Mr Matthias Glowatz, a lecturer at UCD Lochlan Quinn School of Business says: “Being able to understand and utilise the cloud infrastructure for online data collection and analysis will be an essential skillset that IT professionals have to develop in order to draft strategic management decisions. They can also make recommendations that help the organisation gain and sustain competitive advantage in today’s global marketplace.”
It essentially helps such professionals empower companies and the workforce into looking for new strategies to improve growth. Information management professionals can usually do this without really affecting human and infrastructure resources as their roles can often include business intelligence, big data analytics, transactional systems and metadata management.
“Additionally – and due to the nature of cloud computing storing data in a virtual environment outside the organisation’s physical infrastructure, IT professionals need to demonstrate a deep understanding of data protection and data security ensuring proper handling and protection of the organisation’s data resources stored in the cloud,” adds Mr Glowatz.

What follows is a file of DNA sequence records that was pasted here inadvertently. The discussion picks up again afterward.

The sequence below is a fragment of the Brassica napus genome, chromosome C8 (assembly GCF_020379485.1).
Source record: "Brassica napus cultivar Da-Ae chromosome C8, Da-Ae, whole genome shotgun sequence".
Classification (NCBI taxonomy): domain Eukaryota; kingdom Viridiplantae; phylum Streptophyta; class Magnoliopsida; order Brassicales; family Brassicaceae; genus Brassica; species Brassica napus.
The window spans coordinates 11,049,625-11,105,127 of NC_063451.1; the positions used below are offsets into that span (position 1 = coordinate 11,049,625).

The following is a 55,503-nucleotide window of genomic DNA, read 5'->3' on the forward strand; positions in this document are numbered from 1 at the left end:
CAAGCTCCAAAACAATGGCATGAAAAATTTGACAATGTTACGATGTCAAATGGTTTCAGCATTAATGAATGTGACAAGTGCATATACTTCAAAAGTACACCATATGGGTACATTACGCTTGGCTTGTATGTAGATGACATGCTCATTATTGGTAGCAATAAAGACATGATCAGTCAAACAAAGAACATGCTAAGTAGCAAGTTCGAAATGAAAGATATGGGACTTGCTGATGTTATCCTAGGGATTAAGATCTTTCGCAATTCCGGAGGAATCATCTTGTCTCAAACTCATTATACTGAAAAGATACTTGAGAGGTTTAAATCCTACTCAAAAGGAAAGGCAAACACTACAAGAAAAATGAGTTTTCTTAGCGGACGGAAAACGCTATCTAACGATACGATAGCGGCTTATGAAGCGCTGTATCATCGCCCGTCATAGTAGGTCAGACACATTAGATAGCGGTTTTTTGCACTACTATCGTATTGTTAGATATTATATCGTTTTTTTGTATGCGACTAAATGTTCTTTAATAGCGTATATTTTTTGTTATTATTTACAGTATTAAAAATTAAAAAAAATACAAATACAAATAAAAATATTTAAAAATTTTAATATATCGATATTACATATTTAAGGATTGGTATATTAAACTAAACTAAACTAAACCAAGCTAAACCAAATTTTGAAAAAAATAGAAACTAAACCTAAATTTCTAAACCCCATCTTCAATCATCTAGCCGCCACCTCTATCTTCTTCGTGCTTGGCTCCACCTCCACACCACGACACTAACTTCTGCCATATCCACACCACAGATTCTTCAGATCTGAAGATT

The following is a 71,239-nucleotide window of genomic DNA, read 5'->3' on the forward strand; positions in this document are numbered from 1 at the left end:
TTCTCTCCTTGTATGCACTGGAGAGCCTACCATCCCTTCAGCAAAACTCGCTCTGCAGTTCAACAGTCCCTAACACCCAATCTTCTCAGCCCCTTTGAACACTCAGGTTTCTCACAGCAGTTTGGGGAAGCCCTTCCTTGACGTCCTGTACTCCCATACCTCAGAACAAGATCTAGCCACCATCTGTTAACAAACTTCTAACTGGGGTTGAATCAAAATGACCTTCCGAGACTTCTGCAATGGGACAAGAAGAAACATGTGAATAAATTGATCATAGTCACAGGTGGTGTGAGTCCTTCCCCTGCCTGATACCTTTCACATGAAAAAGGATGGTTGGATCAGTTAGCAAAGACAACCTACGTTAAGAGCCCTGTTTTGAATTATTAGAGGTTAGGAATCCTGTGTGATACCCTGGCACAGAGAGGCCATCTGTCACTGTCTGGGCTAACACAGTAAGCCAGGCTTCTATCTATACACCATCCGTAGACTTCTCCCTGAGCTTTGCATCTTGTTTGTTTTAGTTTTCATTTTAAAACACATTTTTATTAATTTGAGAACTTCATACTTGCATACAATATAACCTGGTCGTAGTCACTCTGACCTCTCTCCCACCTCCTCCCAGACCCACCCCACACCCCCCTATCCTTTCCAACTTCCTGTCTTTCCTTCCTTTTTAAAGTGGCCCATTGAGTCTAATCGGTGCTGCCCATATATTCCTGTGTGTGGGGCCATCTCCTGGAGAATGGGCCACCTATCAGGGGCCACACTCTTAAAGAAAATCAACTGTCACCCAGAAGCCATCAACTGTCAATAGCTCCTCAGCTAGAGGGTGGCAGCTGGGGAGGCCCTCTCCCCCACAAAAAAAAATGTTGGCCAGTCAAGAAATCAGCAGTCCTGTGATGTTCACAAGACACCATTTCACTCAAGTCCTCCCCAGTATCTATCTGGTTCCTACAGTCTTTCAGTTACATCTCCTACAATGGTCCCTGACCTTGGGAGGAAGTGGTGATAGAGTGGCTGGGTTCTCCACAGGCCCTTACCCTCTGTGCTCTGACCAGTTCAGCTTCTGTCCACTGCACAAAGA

Given that the economy is pushing companies to be actively involved in digitally transforming, information management professionals have a big role in determining the direction in which companies should move toward – and that in itself is empowering and will provide more opportunities for employees working in information management.
Be prepared for a future in IT. Enrol in the University College Dublin’s (UCD) Bachelor of Business Studies (Honours) in Information Management (Full-time), Bachelor of Business Studies (Honours) in Information Management (Part-time) or Masters of Science in Information Technology (Part-time).